Two weeks ago I posted this title, “Trump and Jesus on Being a Loser: Part One of Three.” This post documents how Donald Trump as president has called various people “losers” and that his casino operator says “it’s his main attack word.”
Actually, Donald Trump speaks derogatorily of others in many ways just because they disagree with him. When Trump does this, he is pretty judgmental of others.
Jesus proclaimed in his Sermon on the Mount, “Do not judge, so that you may not be judged. For with judgment you make you will be judged, and the measure you give will be the measure you get” (Matthew 7.1-2 NRSV). Trump’s calling some of his political opponents “losers” has today come home to roost for him like Jesus says here.
Der Spiegel–a well known German magazine with close to one million subscribers–today named U.S. President Donald Trump Der Verlierer des Jahres,” which means “Loser of the Year.” The magazine then relates various reasons this label, all of which I think are true. Of all Europeans, Germans hate President Trump the most. Pew Research released its survey last year showing that 85% of Germans in Germany had no confidence that President Trump would do the “right thing” in world affairs.
Der Spiegel said in its article today, “Trump is only proficient in destruction.” Then it alleged rather alarmingly, “The West as we once knew it no longer exists. It is impossible to overstate what Trump has dismantled.”
Der Spiegel contrasted President Trump with President-elect Joe Biden by saying of Biden that he is “predictable, reliable and anything but a hothead. The most important thing is that he’s not Trump.”
When Donald Trump campaigned for the presidency, he had three main tracks that got him elected. The first was that he claimed Barack Obama was an illegitimate president because he was not born in the U.S. but in Kenya, which was a lie.
The second main thing that got Trump elected was that he claimed the U.S. needed a big wall-fence on our border with Mexico to keep out illegal immigrants, and if president he claimed he would build it and “Mexico will pay for it,” which was also a lie.
The third Trump claim that got him elected was that former First Lady and Secretary of State, Hilary Clinton–who became his Democratic opponent to win the presidency–had committed a criminal act by using her personal email server and that she should be legally prosecuted for this, found guilty, and imprisoned. But the FBI did investigate this issue and exonerated Clinton of criminal activity in it. Yet at Trump’s many political rallies on his way to the White House, as well as during his presidency, he repeatedly has encouraged his political supporters to chant loudly at such rallies concerning Ms. Clinton, “lock her up.”
When Donald Trump exits the White House next January 20th, he will face a multitude of legal investigations in which he may be charged with having committed criminal acts. They include bank fraud, insurance fraud, money laundering, illegal political campaign donations, defamation of character, and others. If found guilty of any of these, Donald Trump might have the chickens come home to roost by him being locked up instead Clinton. Again, Jesus said, “with the judgment you make you will be judged, and the measure you give will be the measure you get.”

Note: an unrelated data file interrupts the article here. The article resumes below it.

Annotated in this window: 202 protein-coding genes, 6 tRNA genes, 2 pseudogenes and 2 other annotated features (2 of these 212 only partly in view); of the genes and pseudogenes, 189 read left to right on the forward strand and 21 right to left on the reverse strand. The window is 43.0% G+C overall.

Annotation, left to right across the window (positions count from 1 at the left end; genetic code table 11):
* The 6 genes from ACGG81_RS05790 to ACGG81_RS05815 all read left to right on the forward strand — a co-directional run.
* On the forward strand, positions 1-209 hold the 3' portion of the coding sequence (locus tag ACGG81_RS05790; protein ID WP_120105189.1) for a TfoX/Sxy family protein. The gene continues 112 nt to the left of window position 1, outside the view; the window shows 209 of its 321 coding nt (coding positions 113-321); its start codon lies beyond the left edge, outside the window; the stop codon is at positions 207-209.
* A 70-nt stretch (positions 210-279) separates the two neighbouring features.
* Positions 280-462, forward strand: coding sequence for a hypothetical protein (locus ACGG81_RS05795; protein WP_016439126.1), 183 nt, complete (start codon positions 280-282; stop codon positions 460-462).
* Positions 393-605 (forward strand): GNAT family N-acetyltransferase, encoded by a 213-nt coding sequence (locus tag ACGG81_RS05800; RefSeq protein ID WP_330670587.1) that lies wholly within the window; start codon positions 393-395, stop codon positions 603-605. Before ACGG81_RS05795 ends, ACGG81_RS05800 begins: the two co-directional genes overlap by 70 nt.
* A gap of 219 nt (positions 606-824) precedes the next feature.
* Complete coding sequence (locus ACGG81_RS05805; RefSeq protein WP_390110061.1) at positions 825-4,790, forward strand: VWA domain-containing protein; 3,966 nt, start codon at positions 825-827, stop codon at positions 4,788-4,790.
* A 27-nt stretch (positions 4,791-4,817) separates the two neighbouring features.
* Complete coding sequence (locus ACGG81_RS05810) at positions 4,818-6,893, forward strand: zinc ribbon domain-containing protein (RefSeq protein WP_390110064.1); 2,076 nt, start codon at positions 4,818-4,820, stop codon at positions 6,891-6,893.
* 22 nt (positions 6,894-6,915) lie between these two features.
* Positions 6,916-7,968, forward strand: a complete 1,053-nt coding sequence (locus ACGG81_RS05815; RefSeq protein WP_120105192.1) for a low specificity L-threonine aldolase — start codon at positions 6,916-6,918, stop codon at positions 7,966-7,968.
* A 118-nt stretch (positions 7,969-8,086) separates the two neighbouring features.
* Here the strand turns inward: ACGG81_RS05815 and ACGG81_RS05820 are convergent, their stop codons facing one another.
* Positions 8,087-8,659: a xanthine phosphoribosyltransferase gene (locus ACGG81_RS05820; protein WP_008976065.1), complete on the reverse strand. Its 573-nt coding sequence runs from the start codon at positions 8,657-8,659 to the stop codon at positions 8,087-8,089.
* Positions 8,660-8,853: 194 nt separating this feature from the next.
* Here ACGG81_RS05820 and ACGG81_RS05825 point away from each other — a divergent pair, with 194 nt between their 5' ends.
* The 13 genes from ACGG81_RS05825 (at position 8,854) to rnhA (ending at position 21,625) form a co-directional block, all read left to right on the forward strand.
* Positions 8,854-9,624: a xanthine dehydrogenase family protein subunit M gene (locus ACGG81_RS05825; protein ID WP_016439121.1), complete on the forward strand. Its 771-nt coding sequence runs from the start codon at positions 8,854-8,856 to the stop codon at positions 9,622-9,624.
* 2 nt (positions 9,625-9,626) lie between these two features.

Some people who read my blog accuse me of doing the same thing–being judgmental in my criticism of Donald Trump and thus a hypocrite. But this accusation fails to take into account what Jesus said next. He explained, “Why do you see the speck in your neighbor’s eye, but do not notice the log in your own eye? Or how can you say to your neighbor, ‘Let me take the speck out of your eye,’ while the log is in your own eye?”
Okay, he means we should be introspective enough to make sure when we judge others that we are not doing the same thing we are judging them for and perhaps doing it far more, thus having a log in our own eye instead of just a splinter.
But Jesus then says further, “You hypocrite, first take the log out of your own eye, and then you will see clearly to take the speck out of your neighbor’s eye.” Therefore, when Jesus began this teaching by saying, “Do not judge, so that you may not be judged,” he did not mean that there should never be any personal judging. Rather, he meant that if we are going to do such a thing, we should make sure that we are not guilty of the same infraction and perhaps much worse.
To say that we should never judge others opposes many texts in the Bible. God called prophets and equipped them to judge and rebuke in accordance with God’s principles and righteous requirements that became established in scripture. These prophets sometimes rightly did this to leaders of their nation Israel, including even the king during the monarchy.
Jesus also laid down a principle about judging that church leaders later came to realize they should invoke. For he said, “If another member of the church sins again you, go and point out the fault when the two of you are alone” (Matthew 18.15 NRSV). Thus, do it privately together. Then Jesus adds, “If the member listens to you, you have regained that one. But if you are not listened to, take one or two others along with you, so that every word may be confirmed by the evidence of two or three witnesses. If the member refuses to listen to them, tell it to the church; and if the offender refuses to listen even to the church, let such a one be to you as a Gentile and a tax collector” (vv. 16-17).
In conclusion, judging is not forbidden in the Bible, but being a hypocrite about it is.